CABBAGE OR SALSA PACK (P) America’s favorite condiment is now in season. Check out Tom’s blog for more info.
BEETS OR EGGPLANT (F/P) We are going to have a good crop of eggplant this year, so get ready!
‘Walla Walla’ ONIONS (F/P) More of those sweeties.
POTATOES (F/P) We’re a bit in between new potatoes and fully dried-back storage potato season so eat these soon or refrigerate.
SWISS CHARD OR KALE (F) Thanks to our no-till experiments the greens keep coming.
CUCUMBERS (F) Our first planting is winding down, but we have more plantings coming.
GREEN BEANS (F) May have some yellow wax beans mixed in this week. They are just starting. The green variety is our favorite bush bean, ‘Jade’.
HERB CHOICE (F/P) Italian basil, summer savory, mint, chives or a dried herb.

Also this week: Parker Farms delivery

Next week: More tomatoes, summer squash, cucumbers, salsa packs and beans. More garlic and carrots. A few bell peppers perhaps.

Tomato 101: Tomatoes are nearly everyone’s favorite summer vegetable, but we find that many have a hard time figuring out when they’re ripe. Granted we don’t make it easy on you as we grow tomatoes in every color of the rainbow. Waiting for your Fair Share Farm tomato to turn red is not always a sure solution. We do grow a good amount of the standard red and gold hybrid types, but we also grow many heirlooms, old-timey varieties with names like ‘Aunt Ruby’s German Green’, ‘Cherokee Purple’ and ‘Brandywine.’ The flavors of the heirlooms are as diverse as their coloring from sweet and mild to rich and meaty. All that said, the best way to determine if a tomato is ripe is to feel it. Pick it up in your hand. The fruit should give slightly when you just barely squeeze it. If it feels more like an apple than a peach, let it sit a day or so on your kitchen counter. Then, when it does ripen, enjoy the lusciousness that only a local, organically-grown tomato can offer.

Weather: As we led the Growing Growers CSA workshop attendees through the fields yesterday evening, I remarked that our soil had finally dried out to the point where we could finally finish the garlic harvest and plant some fall crops. Alas, I spoke too soon. This morning Mother Nature had other things in mind. We received an inch of rain and had to put off the garlic harvest for another day. Here’s a photo of what we were doing yesterday when we could have been farming.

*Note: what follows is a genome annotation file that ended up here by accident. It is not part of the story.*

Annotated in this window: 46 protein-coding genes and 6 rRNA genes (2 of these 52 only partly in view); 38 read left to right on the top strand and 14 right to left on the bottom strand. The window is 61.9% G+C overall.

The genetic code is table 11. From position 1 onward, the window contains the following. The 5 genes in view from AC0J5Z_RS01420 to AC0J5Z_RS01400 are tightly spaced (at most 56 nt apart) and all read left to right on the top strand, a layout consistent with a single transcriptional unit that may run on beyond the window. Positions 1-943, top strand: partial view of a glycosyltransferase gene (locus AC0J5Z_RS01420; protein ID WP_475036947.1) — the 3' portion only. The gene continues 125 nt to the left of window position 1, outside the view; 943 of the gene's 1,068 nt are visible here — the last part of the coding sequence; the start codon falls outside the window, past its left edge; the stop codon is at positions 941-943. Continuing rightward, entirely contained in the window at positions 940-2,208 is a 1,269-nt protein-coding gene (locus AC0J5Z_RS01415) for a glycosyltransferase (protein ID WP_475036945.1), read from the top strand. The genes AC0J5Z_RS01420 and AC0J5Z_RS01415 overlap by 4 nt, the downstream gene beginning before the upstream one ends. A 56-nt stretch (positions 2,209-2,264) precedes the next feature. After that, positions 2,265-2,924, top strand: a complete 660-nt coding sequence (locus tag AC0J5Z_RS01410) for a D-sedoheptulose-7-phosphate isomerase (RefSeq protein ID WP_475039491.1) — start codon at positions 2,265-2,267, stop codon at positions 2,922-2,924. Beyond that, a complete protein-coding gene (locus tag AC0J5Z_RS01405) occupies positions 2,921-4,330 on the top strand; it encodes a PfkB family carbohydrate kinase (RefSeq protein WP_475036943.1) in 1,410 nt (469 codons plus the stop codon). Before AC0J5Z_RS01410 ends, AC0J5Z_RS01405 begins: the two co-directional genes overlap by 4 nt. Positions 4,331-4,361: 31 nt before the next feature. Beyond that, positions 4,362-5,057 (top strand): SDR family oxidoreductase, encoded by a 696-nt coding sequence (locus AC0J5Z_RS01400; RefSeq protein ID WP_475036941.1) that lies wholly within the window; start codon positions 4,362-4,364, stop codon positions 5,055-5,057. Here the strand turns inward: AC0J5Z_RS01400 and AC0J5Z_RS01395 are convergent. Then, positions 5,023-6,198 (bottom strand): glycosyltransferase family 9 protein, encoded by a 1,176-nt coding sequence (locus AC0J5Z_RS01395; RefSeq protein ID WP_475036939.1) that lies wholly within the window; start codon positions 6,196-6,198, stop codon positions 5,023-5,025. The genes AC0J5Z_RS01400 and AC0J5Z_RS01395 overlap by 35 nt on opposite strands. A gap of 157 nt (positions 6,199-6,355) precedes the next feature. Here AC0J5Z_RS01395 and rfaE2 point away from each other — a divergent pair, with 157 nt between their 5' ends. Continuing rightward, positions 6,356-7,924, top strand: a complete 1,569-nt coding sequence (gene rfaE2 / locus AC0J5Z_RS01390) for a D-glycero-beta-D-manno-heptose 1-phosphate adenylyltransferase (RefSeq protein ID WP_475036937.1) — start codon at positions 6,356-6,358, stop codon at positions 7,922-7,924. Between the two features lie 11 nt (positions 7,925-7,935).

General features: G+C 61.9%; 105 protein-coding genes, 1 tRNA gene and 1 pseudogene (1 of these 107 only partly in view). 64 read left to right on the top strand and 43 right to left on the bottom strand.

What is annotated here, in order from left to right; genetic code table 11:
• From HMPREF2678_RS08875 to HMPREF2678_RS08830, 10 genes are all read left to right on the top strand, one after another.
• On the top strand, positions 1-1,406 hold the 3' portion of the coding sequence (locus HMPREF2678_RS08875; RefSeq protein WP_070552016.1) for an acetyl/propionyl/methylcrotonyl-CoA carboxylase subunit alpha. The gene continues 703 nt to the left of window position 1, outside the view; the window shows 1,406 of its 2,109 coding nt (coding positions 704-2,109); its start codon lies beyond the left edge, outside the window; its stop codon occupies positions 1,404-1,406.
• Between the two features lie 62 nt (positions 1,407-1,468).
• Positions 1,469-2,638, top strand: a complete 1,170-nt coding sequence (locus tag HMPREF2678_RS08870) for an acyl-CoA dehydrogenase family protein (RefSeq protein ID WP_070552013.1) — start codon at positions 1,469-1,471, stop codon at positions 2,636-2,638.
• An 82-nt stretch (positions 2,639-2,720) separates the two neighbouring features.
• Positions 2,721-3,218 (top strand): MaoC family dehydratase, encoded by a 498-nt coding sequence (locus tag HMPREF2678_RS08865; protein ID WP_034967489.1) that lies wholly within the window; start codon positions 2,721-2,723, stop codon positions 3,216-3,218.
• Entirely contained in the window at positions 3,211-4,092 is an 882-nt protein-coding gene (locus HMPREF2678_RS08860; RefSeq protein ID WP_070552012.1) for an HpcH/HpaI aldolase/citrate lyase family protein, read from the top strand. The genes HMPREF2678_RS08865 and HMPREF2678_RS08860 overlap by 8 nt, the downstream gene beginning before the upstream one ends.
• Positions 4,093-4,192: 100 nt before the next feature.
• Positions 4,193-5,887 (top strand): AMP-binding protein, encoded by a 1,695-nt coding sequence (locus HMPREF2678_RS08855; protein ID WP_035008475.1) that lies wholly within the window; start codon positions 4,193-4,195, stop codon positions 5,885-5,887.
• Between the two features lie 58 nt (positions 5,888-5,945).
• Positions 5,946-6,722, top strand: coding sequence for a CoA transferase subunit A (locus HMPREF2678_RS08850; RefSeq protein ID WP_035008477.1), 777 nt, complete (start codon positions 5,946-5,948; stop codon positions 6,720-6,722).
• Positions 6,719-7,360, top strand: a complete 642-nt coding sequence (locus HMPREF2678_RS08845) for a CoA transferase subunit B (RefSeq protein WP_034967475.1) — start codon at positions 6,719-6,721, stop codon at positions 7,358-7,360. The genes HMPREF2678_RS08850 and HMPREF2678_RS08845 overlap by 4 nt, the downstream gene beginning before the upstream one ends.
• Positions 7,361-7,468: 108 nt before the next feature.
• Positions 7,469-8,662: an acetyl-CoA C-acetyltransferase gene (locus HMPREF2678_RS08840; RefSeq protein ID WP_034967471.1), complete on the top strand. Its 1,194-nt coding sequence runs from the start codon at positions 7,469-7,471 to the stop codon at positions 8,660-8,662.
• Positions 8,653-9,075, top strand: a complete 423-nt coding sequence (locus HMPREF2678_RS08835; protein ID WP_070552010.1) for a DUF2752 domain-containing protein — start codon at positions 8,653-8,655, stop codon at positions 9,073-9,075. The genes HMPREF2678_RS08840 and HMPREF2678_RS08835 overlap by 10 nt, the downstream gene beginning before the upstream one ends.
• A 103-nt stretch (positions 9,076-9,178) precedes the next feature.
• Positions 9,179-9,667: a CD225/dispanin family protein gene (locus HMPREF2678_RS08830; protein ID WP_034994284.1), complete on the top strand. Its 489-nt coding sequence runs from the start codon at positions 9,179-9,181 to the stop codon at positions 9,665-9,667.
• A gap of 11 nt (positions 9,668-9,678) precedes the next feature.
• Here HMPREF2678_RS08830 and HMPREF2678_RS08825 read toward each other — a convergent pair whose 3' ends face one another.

The Fields: While we can’t accomplish all that we wish, we have been keeping busy in the fields. Harvesting the cucumbers, squash, tomatoes, eggplant and peppers takes most of our Tuesday and Friday mornings. The remainder of our days are spent weeding, tending to the fall crops in the greenhouse and keeping up with the tomato trellising. Thanks to the Saturday work crew we removed the pea fencing and on Monday we installed it on the rapidly growing pole beans just in time. This afternoon Tom mowed down the strawberry patch. The before and after shots look a little severe, but the plants do seem to like it. Next we’ll take the walk-behind tiller down either side of each row. Those in the know call this practice ‘renovation’. Mowing removes all of the diseased leaves and opens up the ground to the sanitizing power of sunlight and air. Tilling thins out the rows further and re-establishes the paths that we need to harvest. Last thing to do is apply some organic fertilizer or compost and watch the patch grow back renewed.

What to Do With Your Share --- Week 10

Salsa Packs
This week marks the return of the salsa pack as a share item (choice though it is). The tomatillos and jalpenos are just coming on, and look good at this point, so we hope it will be a regular item for some time to come. For you old-timers, it's a familiar scene. For new members, you will find that it is your chance to make a fresh salsa that is second to none.

We provide the key ingredients---tomatillos, jalapenos, garlic and onion, and you supply the tomato and desired garnishings. The recommended recipe is presented below. It is deliciously spicy with just one seeded jalapeno, just to let you know.

The salsa packs are a choice for the partials...one of those times when they get first dibs. Fulls will get their chance next week. Here are some other recommended recipes for use with this week's share:

Onion and Chard Macaroni and Cheese
Phat Thai Style Eggplant, Apples and Onions

Fresh Salsa
1 salsa pack
1 medium tomato
2 tbsp chives or cilantro
1 tbsp oil
1 tsp red wine vinegar
juice of 1/2 lime
1/2 tsp salt

Clean the salsa pack items (remove the husk from the tomatillos and core them, cut the root end and top from the onion, peel the garlic, cut in half and seed the jalapenos)

Put in a food processor with the tomato and process in pulse mode until chopped to desired consistency (we leave the tomato out and chop it by hand for a chunkier texture)

Add the oil, vinegar, lime juice and salt

Mix and top with chives or cilantro

Bulk Order List (week of July 13)
Kale - $3.00/bunchSwiss chard - $3.00 per bunch
Carrots - $3.00/
Walla Walla onions $3.00/bunch
Oregano, basil, mint, dill flowers $2.oo/bunch
Beets $3.00/qt We have medium size and small (golf ball) size beets. You also have a choice of standard purple beets or Chioggas (bright red and white inside)
Dried herbs $2.00/tin(thyme, marjoram, dried hot peppers, lovage, lavendar flowers, coriander, oregano, rosemary)

Tuesday, July 7, 2009

In the Share - Week 9

TOMATOES (F/P) More than last week with many more to come.